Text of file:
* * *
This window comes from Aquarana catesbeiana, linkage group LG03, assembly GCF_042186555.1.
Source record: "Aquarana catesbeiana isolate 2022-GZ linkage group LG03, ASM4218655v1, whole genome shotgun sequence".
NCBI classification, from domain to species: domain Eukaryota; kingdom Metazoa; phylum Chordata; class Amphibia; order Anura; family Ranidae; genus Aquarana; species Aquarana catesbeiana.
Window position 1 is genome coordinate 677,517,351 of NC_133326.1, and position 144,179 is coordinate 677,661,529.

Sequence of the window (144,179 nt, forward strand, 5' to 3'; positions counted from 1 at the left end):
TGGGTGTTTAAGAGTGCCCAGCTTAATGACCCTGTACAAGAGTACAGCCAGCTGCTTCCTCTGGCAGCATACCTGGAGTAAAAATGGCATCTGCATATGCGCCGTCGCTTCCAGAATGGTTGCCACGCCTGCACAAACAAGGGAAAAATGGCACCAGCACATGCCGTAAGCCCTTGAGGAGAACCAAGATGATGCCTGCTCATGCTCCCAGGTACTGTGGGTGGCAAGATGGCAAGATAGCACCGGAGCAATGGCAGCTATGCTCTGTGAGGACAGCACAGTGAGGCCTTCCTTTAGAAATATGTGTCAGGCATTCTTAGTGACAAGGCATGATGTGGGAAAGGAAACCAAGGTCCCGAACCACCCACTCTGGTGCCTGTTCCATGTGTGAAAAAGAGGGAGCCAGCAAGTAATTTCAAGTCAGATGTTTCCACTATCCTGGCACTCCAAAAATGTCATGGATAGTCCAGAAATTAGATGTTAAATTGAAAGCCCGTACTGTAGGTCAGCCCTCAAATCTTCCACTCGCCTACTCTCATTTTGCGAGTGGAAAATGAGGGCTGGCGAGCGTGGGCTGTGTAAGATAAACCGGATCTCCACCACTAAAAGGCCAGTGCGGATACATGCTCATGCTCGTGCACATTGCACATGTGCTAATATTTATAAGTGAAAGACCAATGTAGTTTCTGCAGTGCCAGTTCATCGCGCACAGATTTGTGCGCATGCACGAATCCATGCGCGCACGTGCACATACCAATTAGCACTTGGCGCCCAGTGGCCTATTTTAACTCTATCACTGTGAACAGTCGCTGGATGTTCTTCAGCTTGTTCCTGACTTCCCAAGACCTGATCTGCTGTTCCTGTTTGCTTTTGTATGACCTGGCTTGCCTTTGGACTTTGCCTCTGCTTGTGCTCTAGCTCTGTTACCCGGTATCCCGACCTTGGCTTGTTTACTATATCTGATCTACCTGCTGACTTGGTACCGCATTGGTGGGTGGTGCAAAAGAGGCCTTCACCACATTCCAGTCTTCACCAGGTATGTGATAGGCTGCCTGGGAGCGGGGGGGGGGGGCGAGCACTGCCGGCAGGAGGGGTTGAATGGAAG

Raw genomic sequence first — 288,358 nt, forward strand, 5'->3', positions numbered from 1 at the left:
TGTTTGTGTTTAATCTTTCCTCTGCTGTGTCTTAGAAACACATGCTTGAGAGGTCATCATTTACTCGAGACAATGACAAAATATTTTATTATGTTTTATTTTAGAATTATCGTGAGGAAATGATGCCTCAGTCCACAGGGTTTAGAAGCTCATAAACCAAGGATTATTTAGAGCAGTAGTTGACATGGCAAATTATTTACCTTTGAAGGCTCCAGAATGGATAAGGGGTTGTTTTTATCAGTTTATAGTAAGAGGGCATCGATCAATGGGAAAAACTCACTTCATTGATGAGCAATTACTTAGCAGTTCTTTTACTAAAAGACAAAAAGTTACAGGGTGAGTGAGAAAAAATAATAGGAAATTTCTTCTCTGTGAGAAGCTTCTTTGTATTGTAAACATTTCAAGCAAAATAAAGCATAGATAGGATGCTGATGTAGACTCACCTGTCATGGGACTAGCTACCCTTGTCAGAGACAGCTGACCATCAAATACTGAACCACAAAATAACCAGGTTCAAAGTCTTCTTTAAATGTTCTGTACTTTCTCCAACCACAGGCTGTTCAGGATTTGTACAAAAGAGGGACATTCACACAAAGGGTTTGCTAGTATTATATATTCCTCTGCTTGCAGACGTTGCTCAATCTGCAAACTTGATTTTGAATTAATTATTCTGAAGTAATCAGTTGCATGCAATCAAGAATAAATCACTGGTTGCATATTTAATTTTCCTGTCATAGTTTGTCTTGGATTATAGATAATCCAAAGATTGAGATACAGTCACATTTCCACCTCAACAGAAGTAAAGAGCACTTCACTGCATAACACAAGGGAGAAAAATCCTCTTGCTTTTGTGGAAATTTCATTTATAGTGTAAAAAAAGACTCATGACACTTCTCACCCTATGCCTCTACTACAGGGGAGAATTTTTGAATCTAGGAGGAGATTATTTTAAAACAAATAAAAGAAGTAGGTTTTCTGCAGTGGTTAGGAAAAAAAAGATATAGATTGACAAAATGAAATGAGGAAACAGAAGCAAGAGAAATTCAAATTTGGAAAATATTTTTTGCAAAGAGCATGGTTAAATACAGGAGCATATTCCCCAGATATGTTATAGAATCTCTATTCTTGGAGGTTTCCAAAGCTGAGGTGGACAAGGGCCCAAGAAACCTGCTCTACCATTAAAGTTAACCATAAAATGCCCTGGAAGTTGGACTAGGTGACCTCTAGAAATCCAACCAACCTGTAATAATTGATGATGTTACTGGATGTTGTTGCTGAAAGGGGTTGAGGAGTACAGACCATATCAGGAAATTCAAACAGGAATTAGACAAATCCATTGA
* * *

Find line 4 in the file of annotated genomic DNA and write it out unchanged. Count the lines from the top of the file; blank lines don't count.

Window position 1 is genome coordinate 677,517,351 of NC_133326.1, and position 144,179 is coordinate 677,661,529.